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Fig 1. A: T1 weighted MR image shows irregular and clear border of the lesion with low signal.

B: T2 weighted MR image shows high signal of the lesion with inhomogeneous signal inside. C: Late arterial phase of dynamic contrast enhanced scan shows central lesion without obvious enhancement, but part of the border has ribbon-like enhancement. D: Portal venous phase of dynamic contrast enhanced scan shows central lesion still has no enhancement and the previous enhancement part hasn’t washed out. E: PET-CT shows abnormal increase of radioactivity uptake with SUV max 6.9. F:CT scan shows good lipiodol deposition after transarterial chemoembolization.

http://dx.doi.org/10.1371/journal.pone.0139782.g001

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Fig 2. A: A 2.9*2.2cm sized round lesion is seen in the segment 8 of the liver which shows low signal intensity on T1-weighted MR image.

B: A 2.9*2.2cm sized round lesion is seen in the segment 8 of the liver which shows slightly high signal intensity on T2-weighted MR image. C: Late arterial phase of dynamic contrast enhanced scan shows inhomogeneous enhancement in the lesion with obvious enhancement on the border. D: Portal venous phase of dynamic contrast enhanced scan shows the overall enhancement has not washed out. E: PET-CT reviews: increasing abnormal uptake with SUV max 6.8. F: CT scan shows punctate distribution lipiodol deposition inside the lesion after TACE.

http://dx.doi.org/10.1371/journal.pone.0139782.g002

HBV status

There was significant statistical difference in HBV status between the second HCC group and metastasis group. In the second primary HCC group, a total of seven patients had chronic hepatitis B infection, while seven patients had resolved hepatitis B infection. And one patient was an inactive HBsAg carrier while one patient suffered from hepatitis C infection. However, only three patients received anti-viral medication before the diagnosis of HCC. Among the three patients, two started lamivudine before the confirmation of breast cancer and one received entecavir during the postoperative chemotherapy without test for HBV profile regularly. The remaining thirteen patients received no medication for their hepatitis. The HBV status of these sixteen patients was shown in Table 5. Meanwhile, elevated AFP levels were observed in only four patients(25%), while the other twelve patients’ AFP levels were within the normal range. Regretfully, due to the lack of prior data on HBV status and HBV DNA copies, changes in HBsAg and HBV copies cannot be extracted and compared in this study. But elevated HBV DNA copies were detected in seven patients at the diagnosis of second primary HCC. Additionally, liver functions were monitored and compared before, during and after the treatment of breast cancer, without apparent abnormality detected. Thus, there is no sufficient evidence to prove HBV reactivations occurred in these patients.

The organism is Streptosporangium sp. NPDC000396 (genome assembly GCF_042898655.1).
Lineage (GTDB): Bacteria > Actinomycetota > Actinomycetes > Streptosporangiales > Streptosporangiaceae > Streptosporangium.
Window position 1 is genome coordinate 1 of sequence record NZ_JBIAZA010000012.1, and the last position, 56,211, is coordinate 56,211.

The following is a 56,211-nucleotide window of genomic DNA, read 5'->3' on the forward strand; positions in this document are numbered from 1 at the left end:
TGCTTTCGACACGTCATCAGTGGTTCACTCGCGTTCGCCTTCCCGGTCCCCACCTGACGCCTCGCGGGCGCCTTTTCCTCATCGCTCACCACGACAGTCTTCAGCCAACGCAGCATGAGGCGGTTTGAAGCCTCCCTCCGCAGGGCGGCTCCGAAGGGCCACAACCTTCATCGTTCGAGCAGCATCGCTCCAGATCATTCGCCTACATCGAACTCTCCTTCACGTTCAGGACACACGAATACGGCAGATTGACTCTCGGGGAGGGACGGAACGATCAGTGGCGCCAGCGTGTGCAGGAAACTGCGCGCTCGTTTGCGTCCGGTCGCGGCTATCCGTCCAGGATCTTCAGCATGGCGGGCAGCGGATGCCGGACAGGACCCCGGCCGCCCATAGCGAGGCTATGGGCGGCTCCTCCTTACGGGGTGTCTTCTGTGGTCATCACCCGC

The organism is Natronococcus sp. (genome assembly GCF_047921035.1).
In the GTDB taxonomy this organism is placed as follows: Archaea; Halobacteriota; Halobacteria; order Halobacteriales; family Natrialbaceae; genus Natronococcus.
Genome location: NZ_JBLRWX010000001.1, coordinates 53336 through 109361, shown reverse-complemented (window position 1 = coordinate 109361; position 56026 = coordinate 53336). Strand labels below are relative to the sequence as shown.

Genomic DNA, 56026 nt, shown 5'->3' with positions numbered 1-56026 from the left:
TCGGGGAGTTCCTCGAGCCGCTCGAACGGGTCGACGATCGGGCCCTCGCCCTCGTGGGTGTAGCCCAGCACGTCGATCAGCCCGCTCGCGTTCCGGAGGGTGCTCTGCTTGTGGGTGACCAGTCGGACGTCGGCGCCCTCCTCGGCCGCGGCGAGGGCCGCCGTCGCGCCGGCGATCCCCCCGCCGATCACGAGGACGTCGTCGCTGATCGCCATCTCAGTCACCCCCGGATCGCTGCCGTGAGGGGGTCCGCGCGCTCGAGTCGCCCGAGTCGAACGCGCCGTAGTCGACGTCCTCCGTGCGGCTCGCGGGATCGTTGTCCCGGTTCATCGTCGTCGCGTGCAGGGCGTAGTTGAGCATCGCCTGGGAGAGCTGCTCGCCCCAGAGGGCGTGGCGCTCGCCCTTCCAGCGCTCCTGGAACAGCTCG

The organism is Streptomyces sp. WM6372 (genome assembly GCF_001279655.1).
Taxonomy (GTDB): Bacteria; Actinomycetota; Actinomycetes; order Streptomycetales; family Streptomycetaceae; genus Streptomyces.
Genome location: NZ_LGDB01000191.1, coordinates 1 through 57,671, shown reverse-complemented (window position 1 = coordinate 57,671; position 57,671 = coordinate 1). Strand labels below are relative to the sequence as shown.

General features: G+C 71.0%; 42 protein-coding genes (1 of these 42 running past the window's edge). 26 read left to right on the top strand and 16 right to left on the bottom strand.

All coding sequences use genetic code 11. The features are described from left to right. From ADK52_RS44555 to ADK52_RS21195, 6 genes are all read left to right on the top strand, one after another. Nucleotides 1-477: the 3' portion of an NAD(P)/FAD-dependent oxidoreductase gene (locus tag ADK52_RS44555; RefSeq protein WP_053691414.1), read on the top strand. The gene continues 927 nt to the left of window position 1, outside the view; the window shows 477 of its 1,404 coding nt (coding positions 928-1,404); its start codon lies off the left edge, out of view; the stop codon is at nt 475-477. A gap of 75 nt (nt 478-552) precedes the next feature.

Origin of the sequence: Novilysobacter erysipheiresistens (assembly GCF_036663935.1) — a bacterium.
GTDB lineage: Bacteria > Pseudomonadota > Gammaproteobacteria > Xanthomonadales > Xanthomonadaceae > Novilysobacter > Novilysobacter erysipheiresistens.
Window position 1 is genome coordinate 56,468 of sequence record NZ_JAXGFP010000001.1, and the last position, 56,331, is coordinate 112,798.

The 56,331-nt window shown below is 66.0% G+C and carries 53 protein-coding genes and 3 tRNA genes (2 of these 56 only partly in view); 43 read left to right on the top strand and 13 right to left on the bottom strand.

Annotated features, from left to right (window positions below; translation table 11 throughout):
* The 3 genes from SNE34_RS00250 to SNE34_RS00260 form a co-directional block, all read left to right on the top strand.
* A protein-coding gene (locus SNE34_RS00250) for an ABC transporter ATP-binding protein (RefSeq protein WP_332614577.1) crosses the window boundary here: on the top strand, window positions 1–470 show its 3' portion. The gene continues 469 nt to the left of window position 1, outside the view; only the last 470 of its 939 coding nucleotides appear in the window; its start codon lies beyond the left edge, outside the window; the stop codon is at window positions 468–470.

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Table 5. HBV status at the diagnosis of second primary HCC and prior anti-viral treatment.

http://dx.doi.org/10.1371/journal.pone.0139782.t005

Discussion

Why did these patients suffer from second primary HCC?

It is known that patients who suffer from cancers may have a 20% higher risk of subsequent primary malignant tumors[1112]. Breast cancer is both prevalent in women, and the most commonly occurred multiple malignancy [6]. In recent years, advances in the treatment for breast cancer have resulted in better outcomes and prolonged life expectancy among these women, leading to a marked increase in the number of survivors who are more susceptible to developing second primary cancers, including genital, esophageal, salivary gland cancers and sarcoma, either due to treatment-related or other factors[79]. Until now, there have been no studies explicitly demonstrating any treatment-related correlation between breast cancer and second primary HCC, neither experimentally nor clinically. Similarly, in our study, the patients received a variety of treatment, which made it difficult to distinguish if a specific treatment modality caused the second primary HCC.